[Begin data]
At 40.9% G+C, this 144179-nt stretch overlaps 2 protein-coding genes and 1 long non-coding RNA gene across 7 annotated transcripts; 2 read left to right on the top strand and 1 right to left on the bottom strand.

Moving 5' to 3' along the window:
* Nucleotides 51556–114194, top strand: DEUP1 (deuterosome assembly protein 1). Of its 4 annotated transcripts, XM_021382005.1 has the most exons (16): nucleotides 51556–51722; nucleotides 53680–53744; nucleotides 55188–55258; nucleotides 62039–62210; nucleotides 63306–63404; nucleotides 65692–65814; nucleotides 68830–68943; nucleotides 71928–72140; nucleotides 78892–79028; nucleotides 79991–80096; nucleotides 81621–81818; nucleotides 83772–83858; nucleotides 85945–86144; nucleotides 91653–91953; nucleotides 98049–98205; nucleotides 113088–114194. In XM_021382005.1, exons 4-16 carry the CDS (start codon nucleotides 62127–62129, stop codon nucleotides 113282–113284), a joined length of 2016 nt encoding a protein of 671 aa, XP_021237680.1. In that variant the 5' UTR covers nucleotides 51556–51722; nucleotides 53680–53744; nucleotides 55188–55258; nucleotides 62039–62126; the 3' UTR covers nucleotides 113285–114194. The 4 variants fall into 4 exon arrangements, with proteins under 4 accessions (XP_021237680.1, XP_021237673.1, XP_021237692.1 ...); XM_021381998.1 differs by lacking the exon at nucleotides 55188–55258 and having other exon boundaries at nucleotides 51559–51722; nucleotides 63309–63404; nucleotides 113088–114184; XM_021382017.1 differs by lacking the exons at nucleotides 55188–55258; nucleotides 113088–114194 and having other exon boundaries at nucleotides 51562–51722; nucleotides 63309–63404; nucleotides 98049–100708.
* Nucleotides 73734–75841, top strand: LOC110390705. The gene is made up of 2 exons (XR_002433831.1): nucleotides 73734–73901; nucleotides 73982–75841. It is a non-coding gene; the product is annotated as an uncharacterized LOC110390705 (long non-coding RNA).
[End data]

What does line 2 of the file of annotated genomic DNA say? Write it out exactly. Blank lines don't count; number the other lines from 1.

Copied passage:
Moving 5' to 3' along the window: